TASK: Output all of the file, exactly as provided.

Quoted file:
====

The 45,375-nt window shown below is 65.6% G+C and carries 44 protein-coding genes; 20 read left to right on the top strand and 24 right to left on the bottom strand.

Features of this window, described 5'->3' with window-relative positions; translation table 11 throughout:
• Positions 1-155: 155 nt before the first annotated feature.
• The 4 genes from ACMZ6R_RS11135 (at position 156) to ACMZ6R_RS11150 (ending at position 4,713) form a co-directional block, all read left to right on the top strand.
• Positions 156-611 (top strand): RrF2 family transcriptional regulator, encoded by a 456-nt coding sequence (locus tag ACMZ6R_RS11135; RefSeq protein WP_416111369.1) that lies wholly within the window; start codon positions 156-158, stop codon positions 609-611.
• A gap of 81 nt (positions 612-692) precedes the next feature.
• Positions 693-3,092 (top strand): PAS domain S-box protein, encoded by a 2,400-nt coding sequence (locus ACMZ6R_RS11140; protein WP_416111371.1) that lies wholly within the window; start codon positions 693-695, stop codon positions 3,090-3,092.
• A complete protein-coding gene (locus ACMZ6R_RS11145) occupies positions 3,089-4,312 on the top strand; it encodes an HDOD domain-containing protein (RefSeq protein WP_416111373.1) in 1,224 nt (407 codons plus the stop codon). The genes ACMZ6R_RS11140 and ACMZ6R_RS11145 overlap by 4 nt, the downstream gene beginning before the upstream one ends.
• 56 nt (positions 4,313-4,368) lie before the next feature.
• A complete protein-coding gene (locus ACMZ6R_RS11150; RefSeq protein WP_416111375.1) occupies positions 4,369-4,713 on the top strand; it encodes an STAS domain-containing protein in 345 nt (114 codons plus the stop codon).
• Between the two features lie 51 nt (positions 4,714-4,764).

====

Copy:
The 45,375-nt window shown below is 65.6% G+C and carries 44 protein-coding genes; 20 read left to right on the top strand and 24 right to left on the bottom strand.

Features of this window, described 5'->3' with window-relative positions; translation table 11 throughout:
• Positions 1-155: 155 nt before the first annotated feature.
• The 4 genes from ACMZ6R_RS11135 (at position 156) to ACMZ6R_RS11150 (ending at position 4,713) form a co-directional block, all read left to right on the top strand.
• Positions 156-611 (top strand): RrF2 family transcriptional regulator, encoded by a 456-nt coding sequence (locus tag ACMZ6R_RS11135; RefSeq protein WP_416111369.1) that lies wholly within the window; start codon positions 156-158, stop codon positions 609-611.
• A gap of 81 nt (positions 612-692) precedes the next feature.
• Positions 693-3,092 (top strand): PAS domain S-box protein, encoded by a 2,400-nt coding sequence (locus ACMZ6R_RS11140; protein WP_416111371.1) that lies wholly within the window; start codon positions 693-695, stop codon positions 3,090-3,092.
• A complete protein-coding gene (locus ACMZ6R_RS11145) occupies positions 3,089-4,312 on the top strand; it encodes an HDOD domain-containing protein (RefSeq protein WP_416111373.1) in 1,224 nt (407 codons plus the stop codon). The genes ACMZ6R_RS11140 and ACMZ6R_RS11145 overlap by 4 nt, the downstream gene beginning before the upstream one ends.
• 56 nt (positions 4,313-4,368) lie before the next feature.
• A complete protein-coding gene (locus ACMZ6R_RS11150; RefSeq protein WP_416111375.1) occupies positions 4,369-4,713 on the top strand; it encodes an STAS domain-containing protein in 345 nt (114 codons plus the stop codon).
• Between the two features lie 51 nt (positions 4,714-4,764).